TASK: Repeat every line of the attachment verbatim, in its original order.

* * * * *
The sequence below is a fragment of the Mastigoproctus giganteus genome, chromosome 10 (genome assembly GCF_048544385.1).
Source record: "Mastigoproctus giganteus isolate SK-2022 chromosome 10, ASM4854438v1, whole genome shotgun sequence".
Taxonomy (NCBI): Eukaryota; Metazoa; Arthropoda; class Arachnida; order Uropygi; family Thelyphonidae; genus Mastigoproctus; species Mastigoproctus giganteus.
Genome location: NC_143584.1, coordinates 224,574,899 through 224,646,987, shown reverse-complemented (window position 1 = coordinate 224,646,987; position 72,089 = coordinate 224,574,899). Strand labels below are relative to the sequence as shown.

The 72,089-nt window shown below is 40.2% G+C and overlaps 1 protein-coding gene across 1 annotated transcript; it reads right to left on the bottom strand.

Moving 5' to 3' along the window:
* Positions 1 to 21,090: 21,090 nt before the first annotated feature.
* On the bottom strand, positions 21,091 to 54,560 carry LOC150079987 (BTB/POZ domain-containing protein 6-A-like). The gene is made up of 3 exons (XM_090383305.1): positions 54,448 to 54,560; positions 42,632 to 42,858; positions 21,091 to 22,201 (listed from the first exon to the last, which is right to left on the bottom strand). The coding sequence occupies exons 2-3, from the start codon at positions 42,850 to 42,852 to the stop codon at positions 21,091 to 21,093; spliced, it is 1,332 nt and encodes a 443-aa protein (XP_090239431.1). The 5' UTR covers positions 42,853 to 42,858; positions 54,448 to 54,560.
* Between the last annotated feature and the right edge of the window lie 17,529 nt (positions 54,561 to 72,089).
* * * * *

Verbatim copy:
The sequence below is a fragment of the Mastigoproctus giganteus genome, chromosome 10 (genome assembly GCF_048544385.1).
Source record: "Mastigoproctus giganteus isolate SK-2022 chromosome 10, ASM4854438v1, whole genome shotgun sequence".
Taxonomy (NCBI): Eukaryota; Metazoa; Arthropoda; class Arachnida; order Uropygi; family Thelyphonidae; genus Mastigoproctus; species Mastigoproctus giganteus.
Genome location: NC_143584.1, coordinates 224,574,899 through 224,646,987, shown reverse-complemented (window position 1 = coordinate 224,646,987; position 72,089 = coordinate 224,574,899). Strand labels below are relative to the sequence as shown.

The 72,089-nt window shown below is 40.2% G+C and overlaps 1 protein-coding gene across 1 annotated transcript; it reads right to left on the bottom strand.

Moving 5' to 3' along the window:
* Positions 1 to 21,090: 21,090 nt before the first annotated feature.
* On the bottom strand, positions 21,091 to 54,560 carry LOC150079987 (BTB/POZ domain-containing protein 6-A-like). The gene is made up of 3 exons (XM_090383305.1): positions 54,448 to 54,560; positions 42,632 to 42,858; positions 21,091 to 22,201 (listed from the first exon to the last, which is right to left on the bottom strand). The coding sequence occupies exons 2-3, from the start codon at positions 42,850 to 42,852 to the stop codon at positions 21,091 to 21,093; spliced, it is 1,332 nt and encodes a 443-aa protein (XP_090239431.1). The 5' UTR covers positions 42,853 to 42,858; positions 54,448 to 54,560.
* Between the last annotated feature and the right edge of the window lie 17,529 nt (positions 54,561 to 72,089).